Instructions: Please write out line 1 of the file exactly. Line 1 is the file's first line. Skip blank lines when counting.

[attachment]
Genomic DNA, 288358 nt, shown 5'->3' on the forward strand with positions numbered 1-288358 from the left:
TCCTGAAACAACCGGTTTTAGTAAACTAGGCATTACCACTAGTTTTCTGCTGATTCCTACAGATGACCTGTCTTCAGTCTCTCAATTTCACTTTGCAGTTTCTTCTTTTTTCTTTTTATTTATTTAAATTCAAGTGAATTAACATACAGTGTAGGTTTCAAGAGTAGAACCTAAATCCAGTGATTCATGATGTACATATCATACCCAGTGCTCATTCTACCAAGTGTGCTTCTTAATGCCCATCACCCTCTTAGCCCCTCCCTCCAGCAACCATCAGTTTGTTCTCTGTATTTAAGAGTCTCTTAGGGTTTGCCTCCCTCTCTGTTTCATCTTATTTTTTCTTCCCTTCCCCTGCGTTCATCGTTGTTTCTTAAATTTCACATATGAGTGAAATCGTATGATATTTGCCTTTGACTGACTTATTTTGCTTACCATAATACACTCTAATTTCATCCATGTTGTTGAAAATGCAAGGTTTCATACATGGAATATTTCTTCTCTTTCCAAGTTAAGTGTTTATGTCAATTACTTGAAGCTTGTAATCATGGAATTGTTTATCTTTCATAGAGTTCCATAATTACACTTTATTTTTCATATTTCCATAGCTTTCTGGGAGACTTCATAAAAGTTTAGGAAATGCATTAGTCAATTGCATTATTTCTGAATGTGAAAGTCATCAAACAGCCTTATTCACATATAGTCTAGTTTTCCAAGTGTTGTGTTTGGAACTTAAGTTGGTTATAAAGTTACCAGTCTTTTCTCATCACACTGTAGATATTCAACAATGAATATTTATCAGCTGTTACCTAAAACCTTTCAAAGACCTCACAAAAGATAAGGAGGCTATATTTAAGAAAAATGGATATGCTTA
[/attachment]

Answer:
Genomic DNA, 288358 nt, shown 5'->3' on the forward strand with positions numbered 1-288358 from the left: